There are also no formal requirements. Your essay can be written in five paragraphs, or three, or twenty-six. If you decide you need to cite something, you can do that any way you want. If you want to use lists, use lists. If you want to write in the first person, write in the first person. If you prefer to present the whole thing as a video, present it as a video. Use slang. Or don’t. Write in sentence fragments if you think that would be effective. Make an infographic. Build something with your hands, or something digital. In other words, in an unessay you have complete freedom of form: you can use whatever style of writing, presentation, citation,… even media you want. Creativity will be highly valued! What is important is that the format and presentation you do use helps rather than hinders your explanation of the topic.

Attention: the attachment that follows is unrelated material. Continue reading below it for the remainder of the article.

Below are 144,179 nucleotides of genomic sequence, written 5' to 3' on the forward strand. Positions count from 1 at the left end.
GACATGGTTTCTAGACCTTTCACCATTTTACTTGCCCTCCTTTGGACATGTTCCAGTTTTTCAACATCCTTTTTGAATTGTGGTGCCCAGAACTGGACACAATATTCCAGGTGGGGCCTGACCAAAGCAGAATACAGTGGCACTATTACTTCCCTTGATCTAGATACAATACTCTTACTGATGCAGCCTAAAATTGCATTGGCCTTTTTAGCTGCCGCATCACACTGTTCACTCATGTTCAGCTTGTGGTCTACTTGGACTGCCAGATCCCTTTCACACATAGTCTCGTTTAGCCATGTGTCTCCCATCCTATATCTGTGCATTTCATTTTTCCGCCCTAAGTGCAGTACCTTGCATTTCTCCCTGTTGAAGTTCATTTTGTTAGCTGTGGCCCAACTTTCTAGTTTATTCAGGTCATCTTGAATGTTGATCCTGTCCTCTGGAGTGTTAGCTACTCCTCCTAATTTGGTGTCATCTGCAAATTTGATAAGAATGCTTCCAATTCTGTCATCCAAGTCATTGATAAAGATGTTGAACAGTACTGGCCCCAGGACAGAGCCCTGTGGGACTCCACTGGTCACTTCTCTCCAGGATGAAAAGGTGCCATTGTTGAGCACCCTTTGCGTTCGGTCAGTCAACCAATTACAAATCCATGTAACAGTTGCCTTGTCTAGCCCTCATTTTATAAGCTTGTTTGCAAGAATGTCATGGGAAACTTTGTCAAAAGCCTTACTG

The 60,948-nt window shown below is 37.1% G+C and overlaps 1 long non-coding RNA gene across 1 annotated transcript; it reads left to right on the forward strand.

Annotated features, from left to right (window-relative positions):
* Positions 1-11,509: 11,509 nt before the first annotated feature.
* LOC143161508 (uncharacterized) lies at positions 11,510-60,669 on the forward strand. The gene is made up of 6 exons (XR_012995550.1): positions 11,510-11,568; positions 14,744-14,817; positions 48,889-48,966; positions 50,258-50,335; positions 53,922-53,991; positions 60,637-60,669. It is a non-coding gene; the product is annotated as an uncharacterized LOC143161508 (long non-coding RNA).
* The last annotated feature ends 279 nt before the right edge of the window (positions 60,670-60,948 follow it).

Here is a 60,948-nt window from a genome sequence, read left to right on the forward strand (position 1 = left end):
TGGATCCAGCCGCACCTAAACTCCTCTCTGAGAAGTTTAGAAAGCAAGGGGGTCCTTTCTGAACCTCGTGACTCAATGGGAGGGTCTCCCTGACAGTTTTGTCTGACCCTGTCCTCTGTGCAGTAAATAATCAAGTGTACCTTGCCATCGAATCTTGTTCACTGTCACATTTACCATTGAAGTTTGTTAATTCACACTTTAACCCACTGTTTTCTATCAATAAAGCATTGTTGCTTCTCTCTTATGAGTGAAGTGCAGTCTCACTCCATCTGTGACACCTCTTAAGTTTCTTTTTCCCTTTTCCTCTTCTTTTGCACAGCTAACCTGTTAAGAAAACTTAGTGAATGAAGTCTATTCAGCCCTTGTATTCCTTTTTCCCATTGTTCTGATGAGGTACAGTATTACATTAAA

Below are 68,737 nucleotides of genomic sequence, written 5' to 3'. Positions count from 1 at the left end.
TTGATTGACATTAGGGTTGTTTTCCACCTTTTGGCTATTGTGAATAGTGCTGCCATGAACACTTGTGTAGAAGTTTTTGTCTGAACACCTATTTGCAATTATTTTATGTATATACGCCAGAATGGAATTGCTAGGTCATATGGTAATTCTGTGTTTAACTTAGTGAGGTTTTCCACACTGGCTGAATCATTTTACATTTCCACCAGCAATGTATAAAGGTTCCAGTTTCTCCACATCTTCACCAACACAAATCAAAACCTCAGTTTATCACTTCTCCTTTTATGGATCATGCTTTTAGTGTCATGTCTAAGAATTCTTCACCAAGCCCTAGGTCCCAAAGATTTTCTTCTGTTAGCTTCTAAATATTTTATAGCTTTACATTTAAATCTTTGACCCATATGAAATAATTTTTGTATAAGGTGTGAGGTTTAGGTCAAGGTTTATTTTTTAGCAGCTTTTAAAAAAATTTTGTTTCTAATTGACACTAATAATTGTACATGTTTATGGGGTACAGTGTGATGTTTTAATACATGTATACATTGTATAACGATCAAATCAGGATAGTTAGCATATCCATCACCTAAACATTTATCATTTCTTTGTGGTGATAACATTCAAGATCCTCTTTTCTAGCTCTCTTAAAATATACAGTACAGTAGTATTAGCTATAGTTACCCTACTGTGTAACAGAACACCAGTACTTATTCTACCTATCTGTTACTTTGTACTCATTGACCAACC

3. Be evaluated on how compelling and effective you are
    If unessays can be about anything and there are no restrictions on format and presentation, how are they graded?
    The main criteria is how well it all fits together. That is to say, how compelling and effective your work is.

    An unessay is compelling when it shows some combination of the following:

    • it is as interesting as its topic and approach allows
    • it is as complete as its topic and approach allows (it doesn’t leave the audience thinking that important points are being skipped over or ignored)
    • it is truthful (any questions, evidence, conclusions, or arguments you raise are honestly and accurately presented)

    In terms of presentation, an unessay is effective when it shows some combination of these attributes: